48 THE HIERATIC PAPYRI.
 
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either with or without benefit to the granter, of as it is technically expressed, with or without consideration. A species of will and of marriage settlement would appear to have been commonly committed to writing under this name. Two examples of it exist in the collection and are translated in KAHUN p. 45. A third fragmentary papyrus contained the evidence given that the witness' father had made an amt-per exchanging his priesthood of Sepdu for some other benefit which the son might claim.

The sunu, apparently the appointment of a government officer, or the engagement of a servant: of the former kind there would seem to be an instance from Kahun: of the latter, one from Gurob (temp. Amenhotep III).

The aput, or official list of a man's household, enumerating not only members of his family, but also, if he possessed any, the serfs and slaves in batches as they were acquired. The household might include father, mother, female relations and young children of either sex. Adult males were probably employed as soldiers, clerks, labourers, etc., and would appear as such in other lists. These documents are drawn up in double columns, red and black, for it appears that generally speaking each Egyptian bore two names, and if he had only one name, in the second column instead of the surname is a kind of "ditto." Two examples, Kahun.

The am ren f lists, e.g. of superintendents and workmen engaged in dragging stone. Accounts kept journal-fashion; a fine and hitherto unique example from Thebes of the XIIIth dynasty is at the Gizeh Museum, and was published long ago by Mariette; Its decipherment, began by the great De Rougé was this year (curiously enough) re-commenced by Borchardt in the Berlin Zeitschrift für Aegyptische Sprache, where I shall soon give a résumé of it: it was kept by a scribe of the royal treasury at some period during the XIIIth dynasty, and contains for each day concise and formal notes of the occasions for which several drafts or payments were made, together with names of persons and lists of things paid out or received. At the end of the day the clerk drew up his balance sheet. Small fragments are numerous from Kahun, and good pieces can be restored so as to be intelligible. I may especially note an account of oxen (largely kept in fractions as if several persons might have an interest in an ox, or it may be that it was a butcher's account): also lists of articles in great variety either stolen or withdrawn from a store.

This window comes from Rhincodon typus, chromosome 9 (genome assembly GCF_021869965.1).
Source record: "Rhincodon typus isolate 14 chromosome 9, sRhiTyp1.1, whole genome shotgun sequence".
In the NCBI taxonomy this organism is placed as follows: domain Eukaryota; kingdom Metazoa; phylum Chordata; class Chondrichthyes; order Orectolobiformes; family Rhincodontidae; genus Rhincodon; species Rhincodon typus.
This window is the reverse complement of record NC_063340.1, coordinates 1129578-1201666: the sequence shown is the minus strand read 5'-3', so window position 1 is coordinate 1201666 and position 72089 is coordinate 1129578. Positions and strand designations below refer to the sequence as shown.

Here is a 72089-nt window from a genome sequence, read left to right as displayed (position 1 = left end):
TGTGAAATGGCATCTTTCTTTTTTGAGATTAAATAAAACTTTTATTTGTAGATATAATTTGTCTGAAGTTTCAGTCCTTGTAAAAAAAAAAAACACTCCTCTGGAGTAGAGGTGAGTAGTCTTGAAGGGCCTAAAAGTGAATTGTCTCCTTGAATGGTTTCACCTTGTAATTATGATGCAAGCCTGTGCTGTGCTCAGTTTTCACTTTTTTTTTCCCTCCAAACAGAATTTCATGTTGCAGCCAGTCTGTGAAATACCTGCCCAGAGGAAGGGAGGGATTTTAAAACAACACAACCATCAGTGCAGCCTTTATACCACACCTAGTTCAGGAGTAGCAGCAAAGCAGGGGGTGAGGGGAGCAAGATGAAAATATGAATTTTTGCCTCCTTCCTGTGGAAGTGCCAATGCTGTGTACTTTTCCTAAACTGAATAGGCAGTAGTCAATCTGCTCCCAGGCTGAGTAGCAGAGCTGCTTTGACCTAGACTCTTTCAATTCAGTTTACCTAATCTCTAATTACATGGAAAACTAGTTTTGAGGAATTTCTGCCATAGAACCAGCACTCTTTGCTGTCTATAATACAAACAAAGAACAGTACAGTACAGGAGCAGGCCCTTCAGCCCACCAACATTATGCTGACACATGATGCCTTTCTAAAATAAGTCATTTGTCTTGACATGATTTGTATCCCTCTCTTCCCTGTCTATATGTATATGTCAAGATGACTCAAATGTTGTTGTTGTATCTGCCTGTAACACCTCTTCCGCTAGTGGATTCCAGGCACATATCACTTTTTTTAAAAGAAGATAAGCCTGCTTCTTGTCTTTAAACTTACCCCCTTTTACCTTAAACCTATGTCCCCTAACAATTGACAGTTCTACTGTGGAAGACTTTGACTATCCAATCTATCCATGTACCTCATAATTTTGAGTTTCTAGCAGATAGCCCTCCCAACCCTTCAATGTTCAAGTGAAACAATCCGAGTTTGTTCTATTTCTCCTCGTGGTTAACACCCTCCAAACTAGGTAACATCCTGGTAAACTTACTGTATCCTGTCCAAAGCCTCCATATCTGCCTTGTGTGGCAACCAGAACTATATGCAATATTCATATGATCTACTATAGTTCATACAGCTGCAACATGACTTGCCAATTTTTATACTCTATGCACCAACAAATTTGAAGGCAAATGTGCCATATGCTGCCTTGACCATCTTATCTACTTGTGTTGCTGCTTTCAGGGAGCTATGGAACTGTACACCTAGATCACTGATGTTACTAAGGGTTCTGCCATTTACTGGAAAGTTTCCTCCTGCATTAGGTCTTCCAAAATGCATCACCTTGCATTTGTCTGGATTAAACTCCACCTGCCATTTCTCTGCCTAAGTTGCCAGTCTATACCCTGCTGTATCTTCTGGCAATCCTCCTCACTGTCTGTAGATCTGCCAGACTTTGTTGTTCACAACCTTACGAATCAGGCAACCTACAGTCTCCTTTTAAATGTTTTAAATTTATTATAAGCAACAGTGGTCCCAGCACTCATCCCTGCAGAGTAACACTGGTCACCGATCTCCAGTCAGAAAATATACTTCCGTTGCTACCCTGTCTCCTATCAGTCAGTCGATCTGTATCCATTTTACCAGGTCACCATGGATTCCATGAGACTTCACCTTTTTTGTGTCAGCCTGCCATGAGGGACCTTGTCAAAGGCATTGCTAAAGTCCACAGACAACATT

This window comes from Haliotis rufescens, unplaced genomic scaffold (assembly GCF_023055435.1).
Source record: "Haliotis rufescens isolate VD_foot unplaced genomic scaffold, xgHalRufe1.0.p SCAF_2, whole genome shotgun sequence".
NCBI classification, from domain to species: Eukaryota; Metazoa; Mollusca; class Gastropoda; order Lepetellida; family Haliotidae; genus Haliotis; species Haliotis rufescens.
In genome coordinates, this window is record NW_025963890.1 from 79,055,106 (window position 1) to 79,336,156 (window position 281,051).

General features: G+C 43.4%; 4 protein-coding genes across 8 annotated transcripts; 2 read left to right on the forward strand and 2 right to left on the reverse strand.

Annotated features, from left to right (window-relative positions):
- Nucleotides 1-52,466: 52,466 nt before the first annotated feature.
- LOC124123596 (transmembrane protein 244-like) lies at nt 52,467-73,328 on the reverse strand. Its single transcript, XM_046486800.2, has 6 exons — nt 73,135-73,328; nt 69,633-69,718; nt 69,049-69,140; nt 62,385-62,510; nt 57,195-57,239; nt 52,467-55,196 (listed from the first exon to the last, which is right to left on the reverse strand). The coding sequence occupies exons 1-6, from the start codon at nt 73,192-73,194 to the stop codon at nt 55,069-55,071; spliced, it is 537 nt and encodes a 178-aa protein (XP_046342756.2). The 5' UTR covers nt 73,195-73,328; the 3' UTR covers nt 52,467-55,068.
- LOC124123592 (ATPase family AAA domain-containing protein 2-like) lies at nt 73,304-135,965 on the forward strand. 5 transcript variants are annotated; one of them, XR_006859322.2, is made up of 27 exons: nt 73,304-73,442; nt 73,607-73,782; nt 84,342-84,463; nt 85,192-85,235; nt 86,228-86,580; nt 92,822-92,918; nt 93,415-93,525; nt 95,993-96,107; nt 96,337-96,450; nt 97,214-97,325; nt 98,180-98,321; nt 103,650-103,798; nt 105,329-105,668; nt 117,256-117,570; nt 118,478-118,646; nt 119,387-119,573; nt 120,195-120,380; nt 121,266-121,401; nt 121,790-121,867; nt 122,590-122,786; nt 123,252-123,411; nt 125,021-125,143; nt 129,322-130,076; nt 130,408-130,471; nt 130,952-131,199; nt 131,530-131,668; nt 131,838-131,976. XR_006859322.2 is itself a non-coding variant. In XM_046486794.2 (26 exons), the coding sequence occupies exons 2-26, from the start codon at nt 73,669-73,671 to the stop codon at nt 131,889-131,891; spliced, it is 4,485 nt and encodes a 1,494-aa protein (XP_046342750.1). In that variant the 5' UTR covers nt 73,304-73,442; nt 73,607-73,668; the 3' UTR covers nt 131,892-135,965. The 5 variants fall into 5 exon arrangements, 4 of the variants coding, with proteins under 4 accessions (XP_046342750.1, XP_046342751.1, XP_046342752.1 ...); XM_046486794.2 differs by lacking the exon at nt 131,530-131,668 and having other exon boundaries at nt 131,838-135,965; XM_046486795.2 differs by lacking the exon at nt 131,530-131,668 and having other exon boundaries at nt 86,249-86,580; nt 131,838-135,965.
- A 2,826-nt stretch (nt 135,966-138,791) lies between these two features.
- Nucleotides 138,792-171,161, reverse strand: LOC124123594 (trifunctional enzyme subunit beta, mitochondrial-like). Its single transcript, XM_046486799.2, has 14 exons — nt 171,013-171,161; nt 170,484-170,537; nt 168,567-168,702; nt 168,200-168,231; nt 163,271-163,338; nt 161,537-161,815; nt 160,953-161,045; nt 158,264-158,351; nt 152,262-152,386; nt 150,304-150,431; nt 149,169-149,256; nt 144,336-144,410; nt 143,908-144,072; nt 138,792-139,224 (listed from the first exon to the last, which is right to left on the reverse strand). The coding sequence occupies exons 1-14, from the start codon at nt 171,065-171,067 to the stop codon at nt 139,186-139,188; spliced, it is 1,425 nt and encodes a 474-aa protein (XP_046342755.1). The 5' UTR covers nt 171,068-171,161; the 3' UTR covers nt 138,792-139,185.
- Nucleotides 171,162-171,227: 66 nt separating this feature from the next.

80. To these may be added memoranda either private or to be sent with letters, and written on small detached squares of papyrus. The letters form a numerous class. They are generally written on one side of a small sheet with the name of the writer and recipient on the back. The communication often exceeded the limits of one side and was continued on the back, but the most perfect specimens in the collection are nearly all of a very formal kind with hardly a grain of information, and this may explain the fact that they were still rolled up and sealed when Mr. Petrie discovered them. The earliest papyrus known is a fragment of a letter from Saqqâreh now at Gizeh. It dates from the Vth or Vlth dynasty and was commented on by Borchardt last year: letters of the XVIIIth-XXth dynasties are comparatively common, but none were hitherto known of the intervening periods. A specimen of a formal letter is translated in KAHUN p.46. Some quaint notes are scribbled on small squares of papyrus: one contains both the note and the reply, the latter in red ink.

81. II. COPIES.
Scientific works: A medical papyrus in three closely-written pages containing prescriptions for the use of midwives; some of these resemble in style the prescriptions contained in the Ebers (XVIIIth dynasty) and Berlin (XIXth dynasty) medical papyri, but there is nowhere any considerable verbal agreement. The prescriptions are very short, and there is only one incantation amongst them.

Fragments of a narrow strip with veterinary prescriptions in linear hieroglyphics, the lines in retrograde order. This is an absolute novelty.

Fragments of two mathematical works with text, I have not yet tried to identify their subjects; one I fear is beyond hope: it was beautifully written in columns, and still contains the most tantalising phrase "multiply by ½ to infinity." Was it the famous problem that "took in" Hercules ?

List of the fractions resulting from the division of 2 by the odd numbers from 3 to 21. The Egyptians could express any fraction that had 1 for the numerator, but no others, excepting only 2/3 Thus 3/19 is expressed by 1/12 + 1/76 + 1/124 The great mathematical "Rhind" Papyrus published and explained with great acuteness by Professor Eisenlohr in 1887 contains exactly the same table with some words of direction that are omitted from this example. (See Eisenlohr Mathematisches Handbuch, Text p. 36.)

Calculation of the contents of a circular granary resembling and yet differing considerably from that in Math. Handb. No.43 - numerals only without text.


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